Policy: Environment & Energy

4 years after spill, questions on long-term health

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Photo - Bert Ducote shows the place where he had a boyle lanced and another boyle underneath his belly button that he claims are the result of being in direct contact with crude oil while performing cleanup work during the Deepwater Horizon oil spill. Photo taken at the Lake Catherine Marina in New Orleans, Friday, March 7, 2014. (AP Photo/Andrea Mabry)
Bert Ducote shows the place where he had a boyle lanced and another boyle underneath his belly button that he claims are the result of being in direct contact with crude oil while performing cleanup work during the Deepwater Horizon oil spill. Photo taken at the Lake Catherine Marina in New Orleans, Friday, March 7, 2014. (AP Photo/Andrea Mabry)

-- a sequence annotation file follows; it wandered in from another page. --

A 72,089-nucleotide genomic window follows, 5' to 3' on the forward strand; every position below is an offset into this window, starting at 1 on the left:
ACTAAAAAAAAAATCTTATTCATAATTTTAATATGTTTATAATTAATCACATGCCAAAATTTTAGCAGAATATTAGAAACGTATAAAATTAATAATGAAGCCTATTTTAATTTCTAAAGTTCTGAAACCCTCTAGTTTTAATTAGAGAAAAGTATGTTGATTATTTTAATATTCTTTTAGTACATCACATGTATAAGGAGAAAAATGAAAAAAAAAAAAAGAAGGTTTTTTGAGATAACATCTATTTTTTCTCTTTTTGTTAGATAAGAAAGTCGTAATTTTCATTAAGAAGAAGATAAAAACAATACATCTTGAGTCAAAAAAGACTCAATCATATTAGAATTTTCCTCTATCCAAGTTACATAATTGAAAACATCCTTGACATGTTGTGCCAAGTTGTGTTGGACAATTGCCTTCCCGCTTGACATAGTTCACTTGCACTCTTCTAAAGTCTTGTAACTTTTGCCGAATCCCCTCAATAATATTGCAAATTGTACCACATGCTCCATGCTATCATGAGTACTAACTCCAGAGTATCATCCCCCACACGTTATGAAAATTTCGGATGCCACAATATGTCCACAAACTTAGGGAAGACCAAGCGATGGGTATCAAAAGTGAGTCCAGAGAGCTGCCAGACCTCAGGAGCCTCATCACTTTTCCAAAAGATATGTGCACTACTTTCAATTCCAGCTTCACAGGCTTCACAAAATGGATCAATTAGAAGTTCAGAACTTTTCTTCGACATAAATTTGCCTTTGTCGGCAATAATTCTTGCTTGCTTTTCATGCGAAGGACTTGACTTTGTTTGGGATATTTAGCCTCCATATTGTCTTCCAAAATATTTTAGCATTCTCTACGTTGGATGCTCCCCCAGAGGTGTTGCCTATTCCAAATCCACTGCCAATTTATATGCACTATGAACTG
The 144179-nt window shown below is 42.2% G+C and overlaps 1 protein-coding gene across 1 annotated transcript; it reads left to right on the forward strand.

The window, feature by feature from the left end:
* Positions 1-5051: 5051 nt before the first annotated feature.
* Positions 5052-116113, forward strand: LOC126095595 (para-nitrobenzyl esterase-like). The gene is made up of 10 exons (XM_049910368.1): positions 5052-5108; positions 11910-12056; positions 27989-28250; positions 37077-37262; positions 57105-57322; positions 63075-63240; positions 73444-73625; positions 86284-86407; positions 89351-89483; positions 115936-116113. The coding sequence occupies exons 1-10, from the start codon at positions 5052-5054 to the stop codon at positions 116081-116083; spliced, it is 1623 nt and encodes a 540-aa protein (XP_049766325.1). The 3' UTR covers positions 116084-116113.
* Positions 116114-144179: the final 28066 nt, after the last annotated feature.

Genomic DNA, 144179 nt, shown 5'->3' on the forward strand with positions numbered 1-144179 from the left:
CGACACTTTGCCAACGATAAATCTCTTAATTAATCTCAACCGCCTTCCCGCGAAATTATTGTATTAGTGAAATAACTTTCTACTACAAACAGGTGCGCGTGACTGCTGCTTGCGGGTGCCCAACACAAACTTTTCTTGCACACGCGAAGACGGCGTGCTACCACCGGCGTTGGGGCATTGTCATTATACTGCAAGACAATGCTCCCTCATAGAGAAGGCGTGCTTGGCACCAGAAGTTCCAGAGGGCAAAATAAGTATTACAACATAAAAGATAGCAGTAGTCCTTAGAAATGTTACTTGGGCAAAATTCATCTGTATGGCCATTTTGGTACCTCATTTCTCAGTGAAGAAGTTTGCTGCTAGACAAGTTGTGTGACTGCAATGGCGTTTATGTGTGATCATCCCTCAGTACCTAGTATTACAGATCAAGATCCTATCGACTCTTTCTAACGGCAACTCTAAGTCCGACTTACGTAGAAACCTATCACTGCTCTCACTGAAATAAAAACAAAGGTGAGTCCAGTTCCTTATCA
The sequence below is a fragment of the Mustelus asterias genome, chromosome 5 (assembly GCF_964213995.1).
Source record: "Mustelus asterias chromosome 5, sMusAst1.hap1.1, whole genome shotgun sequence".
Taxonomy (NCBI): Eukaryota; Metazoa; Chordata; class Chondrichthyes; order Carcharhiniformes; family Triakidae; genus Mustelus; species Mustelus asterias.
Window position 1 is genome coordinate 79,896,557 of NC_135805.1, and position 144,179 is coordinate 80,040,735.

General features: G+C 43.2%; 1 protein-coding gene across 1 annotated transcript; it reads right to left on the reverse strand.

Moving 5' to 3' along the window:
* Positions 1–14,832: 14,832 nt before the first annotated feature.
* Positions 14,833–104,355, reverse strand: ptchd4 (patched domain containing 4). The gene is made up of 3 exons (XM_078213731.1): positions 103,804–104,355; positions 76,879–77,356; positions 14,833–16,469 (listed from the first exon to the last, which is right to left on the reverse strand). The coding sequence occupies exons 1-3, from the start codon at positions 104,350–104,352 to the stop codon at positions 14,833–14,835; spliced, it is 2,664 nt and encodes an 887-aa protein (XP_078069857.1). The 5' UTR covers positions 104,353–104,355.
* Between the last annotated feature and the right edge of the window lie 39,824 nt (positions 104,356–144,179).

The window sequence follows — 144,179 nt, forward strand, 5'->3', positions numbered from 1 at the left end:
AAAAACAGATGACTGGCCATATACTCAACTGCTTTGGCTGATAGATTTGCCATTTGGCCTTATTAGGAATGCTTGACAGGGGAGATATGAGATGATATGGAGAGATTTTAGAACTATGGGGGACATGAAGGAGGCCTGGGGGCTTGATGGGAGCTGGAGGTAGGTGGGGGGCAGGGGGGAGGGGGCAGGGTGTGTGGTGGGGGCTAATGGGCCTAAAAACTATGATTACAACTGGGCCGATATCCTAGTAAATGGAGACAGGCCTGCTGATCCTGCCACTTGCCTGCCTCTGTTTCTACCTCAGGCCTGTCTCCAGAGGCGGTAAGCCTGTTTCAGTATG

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CHALMETTE, La. (AP) — A government researcher who hopes to track the long-term health effects of the 2010 BP oil spill says there are early indications that cleanup workers were 30 percent more likely to suffer from depression than others living in areas affected by the spill.

Dr. Dale Sandler of the National Institutes of Environmental Health Sciences said Friday it's too early to know whether exposure to oil or dispersants would account for higher levels of depression.

Sandler heads up a study in which nearly 33,000 people — cleanup workers or those who applied for cleanup work — are being surveyed on health matters. She said about 4,000 are being asked to undergo a new round of physical exams planned at universities in Mobile, Ala., and New Orleans.

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